Vike also noted a separate investigation recently after receiving numerous reports, dating back to New Year’s Eve, of bright orange lights in the sky.

“Think about it. They’re on days like July 1,” says Vike.

He has determined that the lights are actually Thai or Chinese lanterns, alternately called UFO balloons.

ommonly lit during the same special occasions that call for fireworks, the devices work much like a hot-air balloon, with a candle lit inside a globe.

The unit rises as the air in the globe warms up. From a distance, it’s quite bright and could be difficult to identify, said Vike.

Wednesday, July 7, 2010

Leading NASA contractor set to cull more than 1,000 jobs

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Ramifications connected to the upcoming retirement of NASA's space shuttle fleet are reaching beyond the what, where and whens of delivering supplies to the orbiting International Space Station.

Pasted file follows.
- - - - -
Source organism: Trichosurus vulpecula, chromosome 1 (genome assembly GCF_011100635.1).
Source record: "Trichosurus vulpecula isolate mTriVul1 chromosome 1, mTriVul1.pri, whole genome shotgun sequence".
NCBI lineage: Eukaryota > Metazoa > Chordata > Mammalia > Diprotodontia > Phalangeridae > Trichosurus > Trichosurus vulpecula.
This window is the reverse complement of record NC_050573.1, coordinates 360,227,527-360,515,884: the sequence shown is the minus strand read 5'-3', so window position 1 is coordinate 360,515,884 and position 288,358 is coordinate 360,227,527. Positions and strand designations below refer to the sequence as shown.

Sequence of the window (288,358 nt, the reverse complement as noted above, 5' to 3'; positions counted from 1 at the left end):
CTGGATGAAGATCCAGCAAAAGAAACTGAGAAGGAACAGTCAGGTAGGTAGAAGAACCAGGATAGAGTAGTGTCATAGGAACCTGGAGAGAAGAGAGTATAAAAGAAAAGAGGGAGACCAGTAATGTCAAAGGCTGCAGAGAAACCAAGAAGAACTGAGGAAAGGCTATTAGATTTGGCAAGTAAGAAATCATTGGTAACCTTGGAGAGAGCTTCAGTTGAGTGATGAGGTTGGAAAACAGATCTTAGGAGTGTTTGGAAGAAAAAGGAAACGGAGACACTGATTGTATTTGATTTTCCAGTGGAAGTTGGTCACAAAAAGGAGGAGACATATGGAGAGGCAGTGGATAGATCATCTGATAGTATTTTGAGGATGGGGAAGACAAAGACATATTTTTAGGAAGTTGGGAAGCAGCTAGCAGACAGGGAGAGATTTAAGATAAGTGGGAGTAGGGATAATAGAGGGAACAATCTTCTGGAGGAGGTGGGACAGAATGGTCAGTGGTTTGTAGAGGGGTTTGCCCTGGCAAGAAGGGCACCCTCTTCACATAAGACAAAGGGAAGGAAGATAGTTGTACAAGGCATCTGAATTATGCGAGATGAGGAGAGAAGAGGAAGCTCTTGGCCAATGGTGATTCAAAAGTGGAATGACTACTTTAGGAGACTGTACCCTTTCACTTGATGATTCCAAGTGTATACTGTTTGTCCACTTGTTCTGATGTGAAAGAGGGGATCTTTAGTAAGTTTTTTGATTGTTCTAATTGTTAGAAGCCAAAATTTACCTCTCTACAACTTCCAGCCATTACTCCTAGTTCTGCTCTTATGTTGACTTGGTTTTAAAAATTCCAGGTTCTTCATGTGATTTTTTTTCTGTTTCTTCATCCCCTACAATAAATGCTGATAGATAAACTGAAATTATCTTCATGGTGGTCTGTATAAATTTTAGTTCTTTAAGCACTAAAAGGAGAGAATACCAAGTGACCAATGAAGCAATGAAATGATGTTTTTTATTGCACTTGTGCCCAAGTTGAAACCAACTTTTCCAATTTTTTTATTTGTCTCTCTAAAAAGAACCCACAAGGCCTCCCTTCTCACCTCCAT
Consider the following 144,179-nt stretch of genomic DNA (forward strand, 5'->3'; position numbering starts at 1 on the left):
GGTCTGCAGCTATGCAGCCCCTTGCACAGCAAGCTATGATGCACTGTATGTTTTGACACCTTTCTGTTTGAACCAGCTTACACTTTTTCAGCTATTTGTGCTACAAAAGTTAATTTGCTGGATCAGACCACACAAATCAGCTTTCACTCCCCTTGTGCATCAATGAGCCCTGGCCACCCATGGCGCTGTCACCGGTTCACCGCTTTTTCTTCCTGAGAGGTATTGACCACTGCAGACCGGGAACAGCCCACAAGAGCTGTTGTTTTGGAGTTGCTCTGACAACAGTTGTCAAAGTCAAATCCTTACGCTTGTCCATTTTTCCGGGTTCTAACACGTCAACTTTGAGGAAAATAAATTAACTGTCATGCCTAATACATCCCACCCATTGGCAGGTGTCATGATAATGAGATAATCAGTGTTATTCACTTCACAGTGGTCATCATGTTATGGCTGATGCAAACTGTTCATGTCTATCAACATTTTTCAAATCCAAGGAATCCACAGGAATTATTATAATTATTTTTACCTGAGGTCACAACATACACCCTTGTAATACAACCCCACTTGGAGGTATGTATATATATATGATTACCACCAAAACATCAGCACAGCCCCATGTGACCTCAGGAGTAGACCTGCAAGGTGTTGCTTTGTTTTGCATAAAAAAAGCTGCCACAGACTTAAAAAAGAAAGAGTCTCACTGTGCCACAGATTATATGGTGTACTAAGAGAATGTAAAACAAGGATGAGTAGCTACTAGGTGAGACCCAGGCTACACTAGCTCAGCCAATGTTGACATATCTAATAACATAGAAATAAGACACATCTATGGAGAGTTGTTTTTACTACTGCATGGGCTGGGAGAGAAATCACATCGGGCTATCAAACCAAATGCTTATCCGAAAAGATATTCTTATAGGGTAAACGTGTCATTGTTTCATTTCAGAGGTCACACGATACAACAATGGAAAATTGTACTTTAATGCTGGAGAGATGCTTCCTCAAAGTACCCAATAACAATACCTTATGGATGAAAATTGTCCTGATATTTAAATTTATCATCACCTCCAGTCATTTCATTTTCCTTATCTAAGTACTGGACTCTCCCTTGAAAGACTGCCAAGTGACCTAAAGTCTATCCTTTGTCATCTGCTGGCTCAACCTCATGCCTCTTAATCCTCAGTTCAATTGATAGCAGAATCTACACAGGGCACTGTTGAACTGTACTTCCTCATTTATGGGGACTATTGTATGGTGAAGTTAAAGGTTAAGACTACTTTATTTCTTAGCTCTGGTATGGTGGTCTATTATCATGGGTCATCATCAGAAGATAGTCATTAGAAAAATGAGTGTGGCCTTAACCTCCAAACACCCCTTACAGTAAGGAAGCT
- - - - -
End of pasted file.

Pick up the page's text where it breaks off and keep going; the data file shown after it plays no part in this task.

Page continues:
Affecting real people and real jobs back on terra firma, Houston-based United Space Alliance, one of NASA's leading space shuttle contractors, has announced it plans to cull around 15 percent of its total U.S. workforce on October 01 of this year.

Announced in a statement released on Tuesday, that percentage equates to more than 1,000 employees, with 800 to 1,000 expected to go from facilities in Florida, 300 to 400 from Texas, and about 10 from Alabama.

According to United Space Alliance president Virginia Barnes, all workers that lose their jobs will be given severance packages along with assistance in training for future job interviews and career transitions.

Speaking with the BBC News website, Keith Cowling, editor of NASA Watch, has warned there are many more job cuts to come as the shuttles head towards retirement.

“People being laid off now is just the beginning,” he said. “Many more thousands will be laid off as the shuttle programme is wound down.”

There are two officially scheduled shuttle missions remaining on NASA's mission calendar, which will see the aging vehicles withdrawn from service in early 2011.

NASA is still waiting for government approval for a proposed mission extension that would involve a final supply run to the International Space Station in June of 2011. It hopes to have an answer by August.